Challenging Disability Through Outdoor Adventure



Calvert Trust Exmoor, our newest centre but an old building; originally a Victorian Model Farm

Our History

The Calvert Trust came in to existence as a charity on 12th March 1976; this is the date that Lake District Calvert Trust was first registered as a charity. The Calvert Trust is the inspiration of John Fryer-Spedding, whose vision was to enable people with disabilities to benefit from outdoor activities in the countryside.

Despite Harold McMillan stating that the National Parks are "for all people for all time” in 1951 when the first Park opened, John Fryer-Spedding realised this was not quite true, and that a lack of accessible facilities restricted people with disabilities from truly enjoying our beautiful countryside and benefiting from outdoor activity.

The First Centre.

With this in mind, John Fryer-Spedding enlisted the help of Elinor, Viscountess Rochdale. Together they looked for people with the same vision and it wasn't long before a small group of people had been found and the decision to form a Trust had been made.

The Fryer-Spedding family donated two farmsteads, Old Windebrowe and Little Crosthwaite, to the Trust and, in 1978, the Little Crosthwaite Adventure Centre was formally opened.

Back then the centre had just one warden, a secretary, one instructor, two horses and two dinghies.  But soon demand grew and the Lake District Calvert Trust was born.  Today the centre employs 35 permanent staff and has many facilities – welcoming over 3,000 people every year, from groups to families, to individuals.

A Second Centre…

Following the huge success of the Keswick centre, the founders realised that a second centre was required.  They also recognised that families would particularly benefit from access to self-catering accommodation.

The search for an appropriate site was on. Kielder, with its magnificent man-made reservoir, became an obvious option and Calvert Trust Kielder became a reality. After much fundraising, this second centre was opened by HRH Princess Alexandra in 1984.

Today, Calvert Trust Kielder welcomes over 5,000 visitors every year. As well as the centre and all its activities, the site offers 10 wonderful fully accessible self-catering log chalets, the fabulous 5* Straker Chalet and the special Sky Den, created by George Clark's Amazing Spaces Channel 4 TV programme. The Bradbury, a luxury chalet sleeping 4 people, opened summer 2015 and the latest addition, The McArdle, opened early 2016.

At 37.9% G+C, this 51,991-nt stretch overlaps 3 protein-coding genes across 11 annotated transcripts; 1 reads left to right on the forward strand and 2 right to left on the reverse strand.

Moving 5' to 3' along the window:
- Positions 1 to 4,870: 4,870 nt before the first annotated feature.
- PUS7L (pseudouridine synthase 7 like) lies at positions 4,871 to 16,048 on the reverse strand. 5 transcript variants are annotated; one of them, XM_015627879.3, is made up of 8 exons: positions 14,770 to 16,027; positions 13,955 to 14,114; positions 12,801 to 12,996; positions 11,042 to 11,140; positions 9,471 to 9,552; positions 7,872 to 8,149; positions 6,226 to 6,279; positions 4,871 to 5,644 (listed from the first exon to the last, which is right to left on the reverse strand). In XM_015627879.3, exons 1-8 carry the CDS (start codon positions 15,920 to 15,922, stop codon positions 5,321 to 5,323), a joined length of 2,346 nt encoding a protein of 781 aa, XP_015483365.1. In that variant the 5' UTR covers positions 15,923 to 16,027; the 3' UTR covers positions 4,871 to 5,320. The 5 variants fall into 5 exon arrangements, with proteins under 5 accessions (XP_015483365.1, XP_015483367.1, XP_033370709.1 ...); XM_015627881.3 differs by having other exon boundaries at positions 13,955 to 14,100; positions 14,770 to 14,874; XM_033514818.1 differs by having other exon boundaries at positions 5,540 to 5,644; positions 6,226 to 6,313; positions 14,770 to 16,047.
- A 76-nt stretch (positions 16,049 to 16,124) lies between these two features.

Calvert Trust Kielder welcomes families, groups and individuals on a residential and day visit basis and uniquely offers 24 hour respite care for adults travelling alone.

And so to Exmoor…

With two centres in the North of England, there was still scope for development, particularly as people from the South of England were reluctant to travel such a large distance, and so a challenge was set to find an ideal location in the South.

And where better than the Exmoor National Park with wonderful countryside, fantastic beaches and good access to the road network? 

When a farm right next to Wistlandpound Reservoir came up for sale, fast work was needed.  With an anonymous donor and many other generous gifts, the purchase went ahead and Calvert Trust Exmoor became a reality, with what is now the main centre building opening in 1996.

Today Exmoor welcomes over 4,000 residential guests and 5,000 day visitors a year, has its own on-site riding school, and an indoor climbing wall, and caters for groups, families and individuals.

A Council.

Each centre still retains much of its independence, but the three are formally united under the Council of the Calvert Trust.

The Future….

The Calvert Trust has been built upon the spirit of its visitors.  It has also been blessed by the dedication of its staff and many voluntary supporters.  It is indebted to the grant-making trusts, companies and individuals who have shown it great generosity.

We can say to all these people and bodies that their faith, commitment and energy has been invested well and we will continue to concentrate on challenging disability through outdoor adventure and helping our visitors find out “it's what you can do that counts”.

”Young children can explore their spirit of adventure in a safe and caring environment; The Calvert Trust is a place where everything is possible.’

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